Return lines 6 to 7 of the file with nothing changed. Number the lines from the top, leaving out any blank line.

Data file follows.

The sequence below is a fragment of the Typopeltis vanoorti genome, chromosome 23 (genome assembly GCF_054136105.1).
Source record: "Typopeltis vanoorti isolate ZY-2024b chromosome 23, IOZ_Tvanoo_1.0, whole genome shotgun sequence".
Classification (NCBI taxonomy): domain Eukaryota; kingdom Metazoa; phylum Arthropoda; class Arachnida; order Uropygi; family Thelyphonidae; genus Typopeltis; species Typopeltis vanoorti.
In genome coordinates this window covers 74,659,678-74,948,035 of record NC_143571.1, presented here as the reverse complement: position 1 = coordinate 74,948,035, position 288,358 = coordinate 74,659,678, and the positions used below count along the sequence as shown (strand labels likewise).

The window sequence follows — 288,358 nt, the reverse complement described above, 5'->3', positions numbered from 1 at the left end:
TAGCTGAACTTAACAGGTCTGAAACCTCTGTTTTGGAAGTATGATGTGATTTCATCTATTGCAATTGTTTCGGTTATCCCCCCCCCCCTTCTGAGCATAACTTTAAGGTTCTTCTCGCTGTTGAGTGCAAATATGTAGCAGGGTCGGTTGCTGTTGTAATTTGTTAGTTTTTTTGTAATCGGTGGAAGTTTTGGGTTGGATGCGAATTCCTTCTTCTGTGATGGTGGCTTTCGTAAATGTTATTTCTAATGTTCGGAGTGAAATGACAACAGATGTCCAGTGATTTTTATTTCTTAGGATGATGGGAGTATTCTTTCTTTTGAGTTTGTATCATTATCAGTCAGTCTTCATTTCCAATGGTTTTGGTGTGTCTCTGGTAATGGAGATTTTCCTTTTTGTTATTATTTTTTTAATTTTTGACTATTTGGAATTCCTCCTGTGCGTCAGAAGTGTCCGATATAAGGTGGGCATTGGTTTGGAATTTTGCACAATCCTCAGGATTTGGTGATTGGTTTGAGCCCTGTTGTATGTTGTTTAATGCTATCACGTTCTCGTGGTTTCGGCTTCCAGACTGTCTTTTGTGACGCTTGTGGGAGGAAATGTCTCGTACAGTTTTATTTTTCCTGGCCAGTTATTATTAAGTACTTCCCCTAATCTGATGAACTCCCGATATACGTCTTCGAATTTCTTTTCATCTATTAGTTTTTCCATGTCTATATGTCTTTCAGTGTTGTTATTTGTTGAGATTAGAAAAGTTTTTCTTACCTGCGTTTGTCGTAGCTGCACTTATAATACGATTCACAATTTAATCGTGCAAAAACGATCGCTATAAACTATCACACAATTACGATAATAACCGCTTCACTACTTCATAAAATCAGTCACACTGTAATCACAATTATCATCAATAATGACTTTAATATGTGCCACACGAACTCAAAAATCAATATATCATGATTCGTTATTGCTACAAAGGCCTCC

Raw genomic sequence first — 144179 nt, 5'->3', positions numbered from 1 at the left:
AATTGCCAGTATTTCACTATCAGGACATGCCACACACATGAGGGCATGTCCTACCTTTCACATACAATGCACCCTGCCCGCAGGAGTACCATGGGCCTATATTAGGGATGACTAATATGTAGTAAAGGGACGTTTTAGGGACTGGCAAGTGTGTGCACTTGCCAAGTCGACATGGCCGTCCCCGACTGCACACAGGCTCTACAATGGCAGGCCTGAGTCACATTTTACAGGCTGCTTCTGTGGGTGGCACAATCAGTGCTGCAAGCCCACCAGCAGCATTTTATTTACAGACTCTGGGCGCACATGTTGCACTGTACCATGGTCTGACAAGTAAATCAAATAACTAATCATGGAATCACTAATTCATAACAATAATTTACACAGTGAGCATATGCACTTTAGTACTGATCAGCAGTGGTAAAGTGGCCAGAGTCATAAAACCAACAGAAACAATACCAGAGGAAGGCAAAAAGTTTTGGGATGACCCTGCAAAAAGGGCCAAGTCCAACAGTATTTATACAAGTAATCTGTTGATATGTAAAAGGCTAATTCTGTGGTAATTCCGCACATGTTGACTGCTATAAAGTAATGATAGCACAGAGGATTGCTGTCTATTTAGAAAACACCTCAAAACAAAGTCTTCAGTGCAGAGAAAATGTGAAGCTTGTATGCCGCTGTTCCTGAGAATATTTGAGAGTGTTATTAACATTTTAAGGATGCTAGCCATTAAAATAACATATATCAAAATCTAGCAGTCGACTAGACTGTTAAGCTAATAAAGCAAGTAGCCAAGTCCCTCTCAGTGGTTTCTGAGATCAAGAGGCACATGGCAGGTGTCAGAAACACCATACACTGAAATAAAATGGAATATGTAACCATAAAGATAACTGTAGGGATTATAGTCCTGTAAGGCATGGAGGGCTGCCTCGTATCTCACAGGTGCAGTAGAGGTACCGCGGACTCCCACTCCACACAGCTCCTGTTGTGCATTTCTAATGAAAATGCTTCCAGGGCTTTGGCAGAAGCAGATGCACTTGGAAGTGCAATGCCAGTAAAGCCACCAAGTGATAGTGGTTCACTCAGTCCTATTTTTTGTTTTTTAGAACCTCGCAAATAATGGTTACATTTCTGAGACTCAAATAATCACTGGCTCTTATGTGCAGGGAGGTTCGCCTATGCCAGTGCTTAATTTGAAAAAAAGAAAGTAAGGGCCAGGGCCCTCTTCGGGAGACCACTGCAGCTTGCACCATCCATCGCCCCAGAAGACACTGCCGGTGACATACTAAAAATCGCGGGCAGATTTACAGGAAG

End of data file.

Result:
TAGCTGAACTTAACAGGTCTGAAACCTCTGTTTTGGAAGTATGATGTGATTTCATCTATTGCAATTGTTTCGGTTATCCCCCCCCCCCTTCTGAGCATAACTTTAAGGTTCTTCTCGCTGTTGAGTGCAAATATGTAGCAGGGTCGGTTGCTGTTGTAATTTGTTAGTTTTTTTGTAATCGGTGGAAGTTTTGGGTTGGATGCGAATTCCTTCTTCTGTGATGGTGGCTTTCGTAAATGTTATTTCTAATGTTCGGAGTGAAATGACAACAGATGTCCAGTGATTTTTATTTCTTAGGATGATGGGAGTATTCTTTCTTTTGAGTTTGTATCATTATCAGTCAGTCTTCATTTCCAATGGTTTTGGTGTGTCTCTGGTAATGGAGATTTTCCTTTTTGTTATTATTTTTTTAATTTTTGACTATTTGGAATTCCTCCTGTGCGTCAGAAGTGTCCGATATAAGGTGGGCATTGGTTTGGAATTTTGCACAATCCTCAGGATTTGGTGATTGGTTTGAGCCCTGTTGTATGTTGTTTAATGCTATCACGTTCTCGTGGTTTCGGCTTCCAGACTGTCTTTTGTGACGCTTGTGGGAGGAAATGTCTCGTACAGTTTTATTTTTCCTGGCCAGTTATTATTAAGTACTTCCCCTAATCTGATGAACTCCCGATATACGTCTTCGAATTTCTTTTCATCTATTAGTTTTTCCATGTCTATATGTCTTTCAGTGTTGTTATTTGTTGAGATTAGAAAAGTTTTTCTTACCTGCGTTTGTCGTAGCTGCACTTATAATACGATTCACAATTTAATCGTGCAAAAACGATCGCTATAAACTATCACACAATTACGATAATAACCGCTTCACTACTTCATAAAATCAGTCACACTGTAATCACAATTATCATCAATAATGACTTTAATATGTGCCACACGAACTCAAAAATCAATATATCATGATTCGTTATTGCTACAAAGGCCTCC

Raw genomic sequence first — 144179 nt, 5'->3', positions numbered from 1 at the left: